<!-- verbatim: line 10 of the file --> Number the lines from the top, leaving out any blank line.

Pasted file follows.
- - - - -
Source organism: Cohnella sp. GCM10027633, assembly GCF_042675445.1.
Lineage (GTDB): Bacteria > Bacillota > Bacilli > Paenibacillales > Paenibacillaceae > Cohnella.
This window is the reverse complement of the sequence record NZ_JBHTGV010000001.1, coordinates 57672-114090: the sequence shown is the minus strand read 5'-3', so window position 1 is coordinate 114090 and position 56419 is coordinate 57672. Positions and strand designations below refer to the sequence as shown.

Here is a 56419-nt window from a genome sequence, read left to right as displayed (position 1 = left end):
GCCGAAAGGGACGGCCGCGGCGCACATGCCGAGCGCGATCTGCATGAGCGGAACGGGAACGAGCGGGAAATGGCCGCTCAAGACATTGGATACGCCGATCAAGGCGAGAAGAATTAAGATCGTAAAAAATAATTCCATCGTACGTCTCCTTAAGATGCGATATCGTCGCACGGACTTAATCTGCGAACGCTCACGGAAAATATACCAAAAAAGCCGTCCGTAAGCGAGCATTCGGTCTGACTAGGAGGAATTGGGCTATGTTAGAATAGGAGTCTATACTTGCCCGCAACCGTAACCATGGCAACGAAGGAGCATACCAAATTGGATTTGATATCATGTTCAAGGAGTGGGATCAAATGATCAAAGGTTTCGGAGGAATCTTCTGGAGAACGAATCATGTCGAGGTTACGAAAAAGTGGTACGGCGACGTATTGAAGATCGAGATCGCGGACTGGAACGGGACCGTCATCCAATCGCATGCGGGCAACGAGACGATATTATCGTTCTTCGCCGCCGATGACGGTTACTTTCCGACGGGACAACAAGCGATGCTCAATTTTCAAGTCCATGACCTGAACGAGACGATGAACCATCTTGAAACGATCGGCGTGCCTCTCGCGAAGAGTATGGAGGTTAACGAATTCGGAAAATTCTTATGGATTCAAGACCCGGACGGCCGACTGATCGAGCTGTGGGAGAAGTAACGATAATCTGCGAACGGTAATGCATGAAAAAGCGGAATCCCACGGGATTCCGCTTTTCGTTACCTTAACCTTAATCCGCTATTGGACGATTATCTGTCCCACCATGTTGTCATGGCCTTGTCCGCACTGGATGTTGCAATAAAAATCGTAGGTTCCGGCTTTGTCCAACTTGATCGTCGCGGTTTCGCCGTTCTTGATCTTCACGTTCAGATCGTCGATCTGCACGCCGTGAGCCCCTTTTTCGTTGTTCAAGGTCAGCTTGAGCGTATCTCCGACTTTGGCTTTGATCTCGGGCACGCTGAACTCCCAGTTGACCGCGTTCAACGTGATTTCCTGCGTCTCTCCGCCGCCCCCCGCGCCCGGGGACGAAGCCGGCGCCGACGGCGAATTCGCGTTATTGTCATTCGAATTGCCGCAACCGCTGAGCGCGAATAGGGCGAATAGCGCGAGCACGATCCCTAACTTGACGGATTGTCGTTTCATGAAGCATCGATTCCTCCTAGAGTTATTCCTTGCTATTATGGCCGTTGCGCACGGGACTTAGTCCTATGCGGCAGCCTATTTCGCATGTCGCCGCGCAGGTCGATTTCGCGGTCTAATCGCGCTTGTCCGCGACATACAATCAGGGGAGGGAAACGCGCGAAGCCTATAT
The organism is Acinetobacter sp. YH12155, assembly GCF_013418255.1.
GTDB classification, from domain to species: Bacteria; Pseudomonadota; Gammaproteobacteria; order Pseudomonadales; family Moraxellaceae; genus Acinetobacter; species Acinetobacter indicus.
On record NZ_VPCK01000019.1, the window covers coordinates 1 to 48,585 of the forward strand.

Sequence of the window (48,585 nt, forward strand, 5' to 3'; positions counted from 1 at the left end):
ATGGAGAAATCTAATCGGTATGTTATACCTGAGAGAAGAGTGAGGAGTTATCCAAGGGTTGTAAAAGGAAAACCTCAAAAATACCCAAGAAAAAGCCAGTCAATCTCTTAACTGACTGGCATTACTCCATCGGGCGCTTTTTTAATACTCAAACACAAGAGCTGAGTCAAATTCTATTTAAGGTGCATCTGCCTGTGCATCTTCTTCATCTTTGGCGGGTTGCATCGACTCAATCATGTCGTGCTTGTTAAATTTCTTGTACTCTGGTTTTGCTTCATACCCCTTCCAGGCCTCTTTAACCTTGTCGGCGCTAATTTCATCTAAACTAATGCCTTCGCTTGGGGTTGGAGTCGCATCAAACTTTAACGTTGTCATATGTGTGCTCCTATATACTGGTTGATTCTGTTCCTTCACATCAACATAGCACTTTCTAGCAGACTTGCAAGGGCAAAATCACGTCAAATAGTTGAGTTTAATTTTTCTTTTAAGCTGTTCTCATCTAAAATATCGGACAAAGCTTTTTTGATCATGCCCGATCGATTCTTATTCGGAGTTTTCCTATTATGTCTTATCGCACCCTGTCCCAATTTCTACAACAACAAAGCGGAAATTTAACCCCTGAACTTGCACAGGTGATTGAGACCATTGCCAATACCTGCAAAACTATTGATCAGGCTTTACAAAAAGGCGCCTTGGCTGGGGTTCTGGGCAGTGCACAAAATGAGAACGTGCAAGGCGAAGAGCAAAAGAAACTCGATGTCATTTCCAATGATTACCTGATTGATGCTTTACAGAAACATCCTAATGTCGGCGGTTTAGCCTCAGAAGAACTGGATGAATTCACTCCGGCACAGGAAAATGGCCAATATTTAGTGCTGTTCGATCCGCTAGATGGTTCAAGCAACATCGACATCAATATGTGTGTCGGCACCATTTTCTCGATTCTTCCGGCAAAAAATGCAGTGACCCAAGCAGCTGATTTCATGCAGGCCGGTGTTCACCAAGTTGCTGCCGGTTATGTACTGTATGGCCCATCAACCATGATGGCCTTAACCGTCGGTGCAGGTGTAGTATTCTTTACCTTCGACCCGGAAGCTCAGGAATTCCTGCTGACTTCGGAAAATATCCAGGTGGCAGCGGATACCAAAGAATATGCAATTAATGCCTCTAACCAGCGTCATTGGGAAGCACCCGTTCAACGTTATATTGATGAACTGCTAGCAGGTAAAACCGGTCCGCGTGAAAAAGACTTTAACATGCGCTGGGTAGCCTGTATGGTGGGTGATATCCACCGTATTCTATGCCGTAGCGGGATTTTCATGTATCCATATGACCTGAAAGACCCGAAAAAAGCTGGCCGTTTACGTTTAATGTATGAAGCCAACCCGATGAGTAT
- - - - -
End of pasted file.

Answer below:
ATGGAGAAATCTAATCGGTATGTTATACCTGAGAGAAGAGTGAGGAGTTATCCAAGGGTTGTAAAAGGAAAACCTCAAAAATACCCAAGAAAAAGCCAGTCAATCTCTTAACTGACTGGCATTACTCCATCGGGCGCTTTTTTAATACTCAAACACAAGAGCTGAGTCAAATTCTATTTAAGGTGCATCTGCCTGTGCATCTTCTTCATCTTTGGCGGGTTGCATCGACTCAATCATGTCGTGCTTGTTAAATTTCTTGTACTCTGGTTTTGCTTCATACCCCTTCCAGGCCTCTTTAACCTTGTCGGCGCTAATTTCATCTAAACTAATGCCTTCGCTTGGGGTTGGAGTCGCATCAAACTTTAACGTTGTCATATGTGTGCTCCTATATACTGGTTGATTCTGTTCCTTCACATCAACATAGCACTTTCTAGCAGACTTGCAAGGGCAAAATCACGTCAAATAGTTGAGTTTAATTTTTCTTTTAAGCTGTTCTCATCTAAAATATCGGACAAAGCTTTTTTGATCATGCCCGATCGATTCTTATTCGGAGTTTTCCTATTATGTCTTATCGCACCCTGTCCCAATTTCTACAACAACAAAGCGGAAATTTAACCCCTGAACTTGCACAGGTGATTGAGACCATTGCCAATACCTGCAAAACTATTGATCAGGCTTTACAAAAAGGCGCCTTGGCTGGGGTTCTGGGCAGTGCACAAAATGAGAACGTGCAAGGCGAAGAGCAAAAGAAACTCGATGTCATTTCCAATGATTACCTGATTGATGCTTTACAGAAACATCCTAATGTCGGCGGTTTAGCCTCAGAAGAACTGGATGAATTCACTCCGGCACAGGAAAATGGCCAATATTTAGTGCTGTTCGATCCGCTAGATGGTTCAAGCAACATCGACATCAATATGTGTGTCGGCACCATTTTCTCGATTCTTCCGGCAAAAAATGCAGTGACCCAAGCAGCTGATTTCATGCAGGCCGGTGTTCACCAAGTTGCTGCCGGTTATGTACTGTATGGCCCATCAACCATGATGGCCTTAACCGTCGGTGCAGGTGTAGTATTCTTTACCTTCGACCCGGAAGCTCAGGAATTCCTGCTGACTTCGGAAAATATCCAGGTGGCAGCGGATACCAAAGAATATGCAATTAATGCCTCTAACCAGCGTCATTGGGAAGCACCCGTTCAACGTTATATTGATGAACTGCTAGCAGGTAAAACCGGTCCGCGTGAAAAAGACTTTAACATGCGCTGGGTAGCCTGTATGGTGGGTGATATCCACCGTATTCTATGCCGTAGCGGGATTTTCATGTATCCATATGACCTGAAAGACCCGAAAAAAGCTGGCCGTTTACGTTTAATGTATGAAGCCAACCCGATGAGTAT